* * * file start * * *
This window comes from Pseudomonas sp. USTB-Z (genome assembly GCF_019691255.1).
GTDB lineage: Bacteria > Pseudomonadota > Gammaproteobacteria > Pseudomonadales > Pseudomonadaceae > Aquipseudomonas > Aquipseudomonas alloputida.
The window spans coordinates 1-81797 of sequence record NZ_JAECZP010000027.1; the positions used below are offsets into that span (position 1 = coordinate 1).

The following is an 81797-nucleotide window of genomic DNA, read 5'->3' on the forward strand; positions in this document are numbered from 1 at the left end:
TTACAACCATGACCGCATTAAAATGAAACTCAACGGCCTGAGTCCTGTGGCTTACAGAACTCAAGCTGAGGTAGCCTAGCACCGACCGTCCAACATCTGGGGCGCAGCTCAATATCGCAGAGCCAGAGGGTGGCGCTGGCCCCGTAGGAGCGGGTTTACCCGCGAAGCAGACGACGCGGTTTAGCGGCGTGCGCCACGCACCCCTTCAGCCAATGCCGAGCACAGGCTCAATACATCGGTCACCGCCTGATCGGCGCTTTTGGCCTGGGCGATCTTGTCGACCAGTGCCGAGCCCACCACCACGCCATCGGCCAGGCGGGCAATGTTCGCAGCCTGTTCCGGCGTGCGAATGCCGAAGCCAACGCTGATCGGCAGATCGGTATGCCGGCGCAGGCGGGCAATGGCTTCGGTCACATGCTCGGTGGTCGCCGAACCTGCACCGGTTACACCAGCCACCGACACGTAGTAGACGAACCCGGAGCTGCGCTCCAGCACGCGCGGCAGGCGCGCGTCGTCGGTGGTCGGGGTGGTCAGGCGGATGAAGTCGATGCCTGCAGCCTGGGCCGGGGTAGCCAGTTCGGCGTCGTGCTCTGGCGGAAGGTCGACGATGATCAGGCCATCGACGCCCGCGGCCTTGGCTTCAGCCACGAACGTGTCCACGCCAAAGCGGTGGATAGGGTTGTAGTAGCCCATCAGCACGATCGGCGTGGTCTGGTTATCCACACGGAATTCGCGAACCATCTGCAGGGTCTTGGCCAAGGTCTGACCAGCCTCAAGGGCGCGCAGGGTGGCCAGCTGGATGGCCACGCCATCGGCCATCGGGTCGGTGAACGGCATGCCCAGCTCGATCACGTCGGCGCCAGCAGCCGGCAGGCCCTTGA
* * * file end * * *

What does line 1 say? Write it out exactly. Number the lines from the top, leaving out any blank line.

This window comes from Pseudomonas sp. USTB-Z (genome assembly GCF_019691255.1).